With regard to China and the torch procession, I think people need to understand the Chinese mentality before they decide on appropriate actions with regard to Tibet. Now I’m as staunch a supporter of a free Tibet or Taiwan as you’ll find, but disrupting the torch procession is absolutely the wrong way to go about making this point to the Chinese.

The Olympics are fantastically important to China as a country, and every single Chinese person displays great pride that they are hosting the games, which are gently but surely opening China up to foreign interest. However, if the West disrupt proceedings, this will just reinforce Chinese views that they are better off isolated. So the key is to protest, to make it known that people are against the Chinese military invasion of Tibet, without actually spoiling the games. Thousands lining the torch route with a message is a step enough at this stage. Don’t burn the bridges on which freedom could eventually cross.

Zimbabwe. We missed a trick. Mugabe faltered immediately after losing the election, and that was the time that a strong message from the African Union (AU) would have possibly sealed the deal. Instead Mugabe has been given time to think and regroup, and now no doubt in addition to the recounts being rigged, we can expect retribution against any areas that voted against Zanu-PF, which is precisely what happened in the last election when Mugabe simply bulldozed vast urban areas that had dared vote against him, displaying millions of people and creating a huge humanitarian crisis.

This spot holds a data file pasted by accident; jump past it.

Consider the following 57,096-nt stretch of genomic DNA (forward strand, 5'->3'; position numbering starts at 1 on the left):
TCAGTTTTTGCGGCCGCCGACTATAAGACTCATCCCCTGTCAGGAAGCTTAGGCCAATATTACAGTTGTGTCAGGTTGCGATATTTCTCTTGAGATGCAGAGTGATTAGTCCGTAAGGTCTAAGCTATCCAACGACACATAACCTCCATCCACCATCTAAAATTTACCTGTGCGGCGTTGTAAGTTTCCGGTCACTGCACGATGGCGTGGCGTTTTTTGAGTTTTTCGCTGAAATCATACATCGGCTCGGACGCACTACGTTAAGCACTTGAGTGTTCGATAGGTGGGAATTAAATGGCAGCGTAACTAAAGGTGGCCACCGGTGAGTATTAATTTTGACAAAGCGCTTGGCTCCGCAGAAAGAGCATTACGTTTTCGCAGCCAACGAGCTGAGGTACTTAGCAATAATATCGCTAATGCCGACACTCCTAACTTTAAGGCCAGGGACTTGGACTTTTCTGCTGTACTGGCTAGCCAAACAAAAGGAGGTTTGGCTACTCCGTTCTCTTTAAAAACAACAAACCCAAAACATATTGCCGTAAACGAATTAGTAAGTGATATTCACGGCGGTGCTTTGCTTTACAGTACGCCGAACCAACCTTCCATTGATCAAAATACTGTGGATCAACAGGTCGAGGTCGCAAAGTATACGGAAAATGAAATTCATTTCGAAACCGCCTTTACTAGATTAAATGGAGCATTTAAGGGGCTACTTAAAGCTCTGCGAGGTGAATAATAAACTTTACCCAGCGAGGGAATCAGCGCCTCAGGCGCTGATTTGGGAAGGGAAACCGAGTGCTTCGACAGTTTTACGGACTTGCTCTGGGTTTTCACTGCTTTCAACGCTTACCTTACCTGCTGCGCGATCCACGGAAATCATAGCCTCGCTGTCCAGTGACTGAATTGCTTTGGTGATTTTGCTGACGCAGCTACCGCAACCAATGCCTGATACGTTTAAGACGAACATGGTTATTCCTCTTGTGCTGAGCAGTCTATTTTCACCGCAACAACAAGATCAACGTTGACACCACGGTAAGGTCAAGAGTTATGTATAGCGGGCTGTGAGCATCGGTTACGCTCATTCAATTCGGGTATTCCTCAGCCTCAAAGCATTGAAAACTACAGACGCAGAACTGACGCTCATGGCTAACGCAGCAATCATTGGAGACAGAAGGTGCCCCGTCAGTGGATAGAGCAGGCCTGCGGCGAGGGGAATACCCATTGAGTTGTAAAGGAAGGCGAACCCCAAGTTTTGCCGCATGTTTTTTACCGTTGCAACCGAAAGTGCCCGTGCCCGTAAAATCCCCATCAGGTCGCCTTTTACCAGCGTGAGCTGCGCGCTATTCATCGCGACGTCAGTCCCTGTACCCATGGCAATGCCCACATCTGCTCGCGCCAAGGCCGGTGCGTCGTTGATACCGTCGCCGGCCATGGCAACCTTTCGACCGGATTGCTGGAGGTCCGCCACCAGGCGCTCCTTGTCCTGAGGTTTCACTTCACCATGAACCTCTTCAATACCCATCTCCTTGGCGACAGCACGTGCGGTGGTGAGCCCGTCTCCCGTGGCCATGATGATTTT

Mugabe’s birthday is always celebrated as it’s the only time they hand out food aid

Why does the AU behave in such a limp fashion – it will clearly be counter-productive for the West to involve itself in what is an African issue, especially as Mugabe is playing the race card for all it’s worth. Thabo Mbeki has a lot to answer for in his inaction, which just supports the view that Africa can’t remove corrupt regimes without external help. Incidentally I listened to a BBC radio show yesterday about Zimbabwean white farmers who were invited to Nigeria to help kick-start commercial farming there. They were amazed to find the people and government so supportive and welcoming, and to note that the race card went away – in Nigeria they were skilled African farmers, their colour didn’t matter to the people of Nigeria. It would seem that once race becomes a dividing issue, it’s very hard to bind those divisions in society again, something we must bear in mind in the UK.

Anyway, I’m installed in a new house now, in the Little Venice or Maida Vale area of West London.

It’s a nice 1st floor flat, sharing with two other English chaps, and has a decent-sized living room and kitchen. My room is of a reasonable size, but is somewhat lacking in storage, which has been an issue for me with all of my junk. Currently my hifi sits on a waist-height pile of books!

The ceiling is high, and I have double glass doors opening on to a patio area, which will be great in summer. At one end of the street is the Warrington Hotel, a Gordon Ramsey pub, and the other is the canal, past a little row of shops and restaurants in Clifton Gardens. You’re all welcome to visit of course!

Friday, April 11, 2008

Badger Breweries and Fursty Tankards

Well I've enjoyed a sublime couple of days, seeing some of the best of England. First Whitstable, my family home, a fishing town in Kent. Then Aldborough in Norfolk, a beautiful village near one of my Grandfathers where we have a cottage on the village green, then Weymouth in West Dorset with Will to visit Badger Breweries, staying in his family's place there. I've also found a house in London, in Little Venice, near Paddington, and am planning to move in this weekend.